Remember that this is only work. Do not blame yourself for this and do not blame the other person: sometimes things just don’t work out and people do not get along. But that doesn’t make you a bad person, but also it may not make the other person automatically bad. You may simply not be compatible.

The first thing that you should do is to have a quiet word with your manager. Attempt to do this subtly and without being too disrespectful of your colleague. Don’t say things like, ‘You will have to move me because I hate X and she is a lazy person’, instead you could gently point out that you are finding it hard to concentrate and is there any possibility that you could be moved to a quieter spot in the office, where there are not so many distractions.

If, however, you hate your colleague because he or she is bullying or harassing you, then you should tell your manager, but otherwise be very discreet.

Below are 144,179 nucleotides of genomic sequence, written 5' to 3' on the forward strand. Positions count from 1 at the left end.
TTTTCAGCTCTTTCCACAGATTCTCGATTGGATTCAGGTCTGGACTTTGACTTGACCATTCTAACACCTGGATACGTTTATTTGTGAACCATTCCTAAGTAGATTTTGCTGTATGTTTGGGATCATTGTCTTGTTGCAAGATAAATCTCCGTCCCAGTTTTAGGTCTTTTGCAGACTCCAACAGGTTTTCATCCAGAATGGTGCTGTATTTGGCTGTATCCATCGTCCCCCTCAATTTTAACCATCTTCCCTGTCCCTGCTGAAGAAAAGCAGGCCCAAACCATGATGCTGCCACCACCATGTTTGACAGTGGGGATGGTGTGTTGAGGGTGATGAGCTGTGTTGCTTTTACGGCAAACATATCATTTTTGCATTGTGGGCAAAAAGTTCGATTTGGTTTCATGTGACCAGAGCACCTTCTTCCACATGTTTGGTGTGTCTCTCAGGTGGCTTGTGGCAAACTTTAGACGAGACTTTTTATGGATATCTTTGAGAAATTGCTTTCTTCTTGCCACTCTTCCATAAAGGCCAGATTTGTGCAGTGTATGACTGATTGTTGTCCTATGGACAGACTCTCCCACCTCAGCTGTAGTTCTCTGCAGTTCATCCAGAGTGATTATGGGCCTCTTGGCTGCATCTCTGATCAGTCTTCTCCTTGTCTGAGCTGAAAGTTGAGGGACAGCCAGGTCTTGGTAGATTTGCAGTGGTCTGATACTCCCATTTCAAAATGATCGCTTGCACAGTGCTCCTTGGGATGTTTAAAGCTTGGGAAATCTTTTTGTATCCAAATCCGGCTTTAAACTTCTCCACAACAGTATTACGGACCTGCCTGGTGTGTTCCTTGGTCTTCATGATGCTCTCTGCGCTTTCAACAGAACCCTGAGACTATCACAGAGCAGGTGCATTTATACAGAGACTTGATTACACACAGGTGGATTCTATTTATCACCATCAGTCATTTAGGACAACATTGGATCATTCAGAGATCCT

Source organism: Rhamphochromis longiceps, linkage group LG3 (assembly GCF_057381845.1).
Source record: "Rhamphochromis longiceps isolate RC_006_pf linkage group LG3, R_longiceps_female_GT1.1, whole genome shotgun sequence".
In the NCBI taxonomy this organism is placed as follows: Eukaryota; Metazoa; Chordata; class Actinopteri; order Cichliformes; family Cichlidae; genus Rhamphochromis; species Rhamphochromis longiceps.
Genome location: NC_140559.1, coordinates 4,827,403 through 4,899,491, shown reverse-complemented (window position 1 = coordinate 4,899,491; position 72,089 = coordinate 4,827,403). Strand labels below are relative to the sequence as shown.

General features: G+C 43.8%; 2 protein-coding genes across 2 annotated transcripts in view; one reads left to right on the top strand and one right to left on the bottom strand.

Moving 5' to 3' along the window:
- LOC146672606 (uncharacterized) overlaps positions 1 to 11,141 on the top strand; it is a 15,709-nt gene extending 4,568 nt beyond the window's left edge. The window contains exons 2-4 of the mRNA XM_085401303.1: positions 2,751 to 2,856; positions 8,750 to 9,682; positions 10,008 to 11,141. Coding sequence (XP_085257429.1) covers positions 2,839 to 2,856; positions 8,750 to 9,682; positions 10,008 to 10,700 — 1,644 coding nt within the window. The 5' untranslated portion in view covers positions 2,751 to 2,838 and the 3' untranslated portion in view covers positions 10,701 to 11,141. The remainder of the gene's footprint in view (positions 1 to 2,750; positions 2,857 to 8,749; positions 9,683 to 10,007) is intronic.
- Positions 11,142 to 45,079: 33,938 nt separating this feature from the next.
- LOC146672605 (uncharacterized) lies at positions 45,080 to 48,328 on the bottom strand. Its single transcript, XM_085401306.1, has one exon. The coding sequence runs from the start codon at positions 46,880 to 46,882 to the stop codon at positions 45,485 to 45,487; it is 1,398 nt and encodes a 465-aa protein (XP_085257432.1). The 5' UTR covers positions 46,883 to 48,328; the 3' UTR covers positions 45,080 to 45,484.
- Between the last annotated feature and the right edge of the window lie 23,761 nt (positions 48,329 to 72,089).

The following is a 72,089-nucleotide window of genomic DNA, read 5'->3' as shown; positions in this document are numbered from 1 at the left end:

Be mindful of the fact that you don’t want the reasons for your move to be broadcast to the whole office, so the less that is said the better. If it is a case of bullying or harassment, then your manager has a duty to act, but if it is just a case of a personality clash, then he or she may not be so responsive. But all you can do is try, since it will be easier for them to ease any tensions in the workplace, rather than let them fester: but if they aren’t responsive, then adopt Plan B and sign up with a recruitment agency and treat yourself to a new job!

(Recruitment agency solutions spanning temping, temps, contract and permanent Office Jobs in London we specialise in placement and recruitment in the Uk from PA Jobs, Secretarial Jobs, Receptionist Jobs Admin Jobs, Customer Service Jobs and Data Entry Jobs. Article Source: